Molecules in their breath, sweat and skin have been used to detect humans in a simulation of a collapsed building, raising the prospect of portable sensors for use in real-life situations, such as the devastating aftermath of the 9/11 attacks and more recent disasters in New Zealand and Japan.
Published today, Monday 12 September, in IOP Publishing's Journal of Breath Research, the study examined flumes of air to create a preliminary profile of molecules that could indicate human activity in a disaster zone, and it is notable for being the first of its kind to use human participants.
Over five days, in six-hour intervals, eight participants entered a simulator of a collapsed glass-clad reinforced-concrete building, which was designed, built and tested by the researchers from Loughborough University, National Technical University of Athens, University of Babe-Bolyai and University of Dortmund.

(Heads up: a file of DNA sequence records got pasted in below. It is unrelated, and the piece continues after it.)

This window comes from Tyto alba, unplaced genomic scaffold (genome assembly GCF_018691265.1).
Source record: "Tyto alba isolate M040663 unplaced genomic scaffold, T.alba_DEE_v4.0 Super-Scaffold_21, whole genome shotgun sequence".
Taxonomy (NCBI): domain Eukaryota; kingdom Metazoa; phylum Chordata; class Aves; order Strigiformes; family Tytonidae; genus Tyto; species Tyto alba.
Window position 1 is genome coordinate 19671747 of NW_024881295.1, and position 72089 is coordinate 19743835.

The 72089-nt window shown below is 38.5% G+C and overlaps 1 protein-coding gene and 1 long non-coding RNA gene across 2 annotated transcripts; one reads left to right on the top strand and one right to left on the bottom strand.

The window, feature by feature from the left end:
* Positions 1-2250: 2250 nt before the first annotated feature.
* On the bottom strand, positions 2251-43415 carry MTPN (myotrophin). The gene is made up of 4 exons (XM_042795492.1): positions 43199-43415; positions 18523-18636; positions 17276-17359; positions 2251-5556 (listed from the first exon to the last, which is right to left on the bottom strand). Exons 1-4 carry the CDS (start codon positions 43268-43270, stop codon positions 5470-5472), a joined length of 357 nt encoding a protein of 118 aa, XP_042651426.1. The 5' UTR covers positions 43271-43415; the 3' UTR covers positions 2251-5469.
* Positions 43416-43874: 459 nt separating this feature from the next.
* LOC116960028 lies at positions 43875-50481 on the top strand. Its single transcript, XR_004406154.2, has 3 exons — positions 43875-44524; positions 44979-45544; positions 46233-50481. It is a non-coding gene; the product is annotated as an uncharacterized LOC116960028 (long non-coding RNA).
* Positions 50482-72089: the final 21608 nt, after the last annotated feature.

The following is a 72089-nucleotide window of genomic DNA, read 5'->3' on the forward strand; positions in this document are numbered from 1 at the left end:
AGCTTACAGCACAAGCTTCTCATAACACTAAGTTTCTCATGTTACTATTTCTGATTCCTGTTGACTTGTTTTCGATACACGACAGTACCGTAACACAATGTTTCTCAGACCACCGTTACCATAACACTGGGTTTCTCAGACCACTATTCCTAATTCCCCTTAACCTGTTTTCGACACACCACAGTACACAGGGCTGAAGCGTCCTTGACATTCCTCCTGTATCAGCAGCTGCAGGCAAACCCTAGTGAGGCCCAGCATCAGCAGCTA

A variety of sensors, positioned throughout the simulator, rapidly detected carbon dioxide (CO2) and ammonia (NH3) with high-sensitivity in the plumes of air that travelled through the constructed rubble, highlighting their effectiveness as potential indicators.
In addition to these molecules, a large number of volatile organic compounds were detected; acetone and isoprene being the most prominent potential markers.
Interestingly, there was a marked decrease in NH3 levels when the participants were asleep; a finding the researchers could not explain and will investigate further, along with the build-up of acetone with increasing food withdrawal and the presence of detectable molecules in urine.
When trapped within a void of a collapsed building, casualties release volatile metabolites -- products of the body's natural breakdown mechanisms -- through their breath, skin and other bodily fluids, which can have complicated interactions with the building materials. Furthermore, these interactions change with conditio
|Contact: Michael Bishop|
Institute of Physics